What Not to Wear
Although he is a cultural anthropologist by training, Eric Silverman’s insightful and eminently readable volume, A Cultural History of Jewish Dress (Bloomsbury), adheres to no single discipline. Instead, he sees Jewish clothing “…as expressive of an open-ended conversation about what it means to be Jewish,” and he aims to parse the meanings, both positive and negative, of what Jews have chosen — or at times been forced — to wear.
Silverman begins his inquiry in Biblical times, and claims that the articles and details of ancient clothing — including shoes, veils, fringes, amulets — were metaphoric of certain “key values and conflicts in the Israelite world view.” From there, he moves on to dress regulations in classic rabbinic texts and shows how these regulations created a defensive barrier against the Gentile world, protecting Jews from the “profanities and pollutions of the non-Jewish societies in which they dwelled.”
Next is the “long and shameful history of restrictive dress codes imposed by the church and European royalty,” culminating in the hateful yellow star of the Nazi period. But Silverman also shows how this tradition, though honed in Europe, did not originate there; he finds evidence of Jewish “besmirching” in the hats, badges and other garments required of Jews living in Islamic cultures.
Silverman then segues
into the modern era, demonstrating how the often bitter struggle between assimilation and tradition played out through dress, a process that he claims was,
“perhaps the most consequential transition for Jewish identity…over the past millennium.”
The chapter on the rabbinic concept of tzniut, modesty, addresses familiar issues such as necklines, hemlines, color, sleeves and wigs, but it also brings new elements to the table, like a conference of ultra-Orthodox rabbis in Jerusalem who met to tackle a terrifying new fashion crisis — Spandex — and the ways in which contemporary dolls are used to reflect, reinforce, and normalize the sartorial rules of modesty.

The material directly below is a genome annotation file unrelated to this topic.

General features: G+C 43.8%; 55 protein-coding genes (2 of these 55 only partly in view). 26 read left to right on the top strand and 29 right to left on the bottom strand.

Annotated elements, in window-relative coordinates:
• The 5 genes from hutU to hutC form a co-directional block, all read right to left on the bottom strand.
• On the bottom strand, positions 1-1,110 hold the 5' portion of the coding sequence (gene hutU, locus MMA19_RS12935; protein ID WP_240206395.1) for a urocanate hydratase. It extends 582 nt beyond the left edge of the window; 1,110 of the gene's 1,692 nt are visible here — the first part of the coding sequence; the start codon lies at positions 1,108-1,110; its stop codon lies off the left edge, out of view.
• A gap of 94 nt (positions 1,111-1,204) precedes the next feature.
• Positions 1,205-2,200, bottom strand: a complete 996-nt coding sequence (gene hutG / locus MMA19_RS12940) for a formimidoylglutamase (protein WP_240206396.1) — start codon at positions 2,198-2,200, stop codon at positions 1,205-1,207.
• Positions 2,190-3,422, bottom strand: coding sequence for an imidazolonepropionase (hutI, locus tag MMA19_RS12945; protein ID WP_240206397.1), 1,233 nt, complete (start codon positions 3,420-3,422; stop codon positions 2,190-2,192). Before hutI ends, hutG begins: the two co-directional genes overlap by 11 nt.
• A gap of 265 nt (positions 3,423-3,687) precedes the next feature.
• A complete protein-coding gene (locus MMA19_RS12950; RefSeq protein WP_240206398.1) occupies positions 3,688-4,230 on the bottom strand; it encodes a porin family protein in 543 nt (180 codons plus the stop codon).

This impressive survey is satisfying and meaty, and the many photographs, including several of the author’s own family, add an appealing visual counterpoint to his fluid commentary. In analyzing a formal portrait of an immigrant family (which includes his grandmother), he points to the middle class trappings of the sitters: faux parlor setting, good posture, clean clothes, fashionable hairstyles. Nothing in the photo speaks specifically to a Jewish identity — no prayer shawls or head coverings. Yet the modesty of the high, buttoned up necklines, long sleeves and muted embellishments are consistent with Jewish norms and values. These people, “sad, proud, guarded,” dress between “two worlds, Old and New, Jewish and secular. They dress for passages, real and metaphoric.”
As the book unfolds, Silverman turns his careful eye toward the most traditional of accoutrements, like teffilin, tallit and yarmulkes but he also takes a look at the dress codes of the “New Jews,” with their ironic T-shirts, boxer shorts and thongs. These self-styled hipster Jews riff on tradition in ways that can be surprising and transgressive, like the T-shirt printed with the words Get Laid next to a pair of teffilin. As Silverman points out, this design, “presumes knowledge of the very Orthodoxy it offends, for only someone familiar with traditional Judaism would know…that one ‘lays’ teffilin.” It is precisely this kind of nuanced observation that makes this book such a deep and thought-provoking pleasure to read.
Yona Zeldis McDonough is Lilith’s fiction editor. Her most recent novel is Two of a Kind.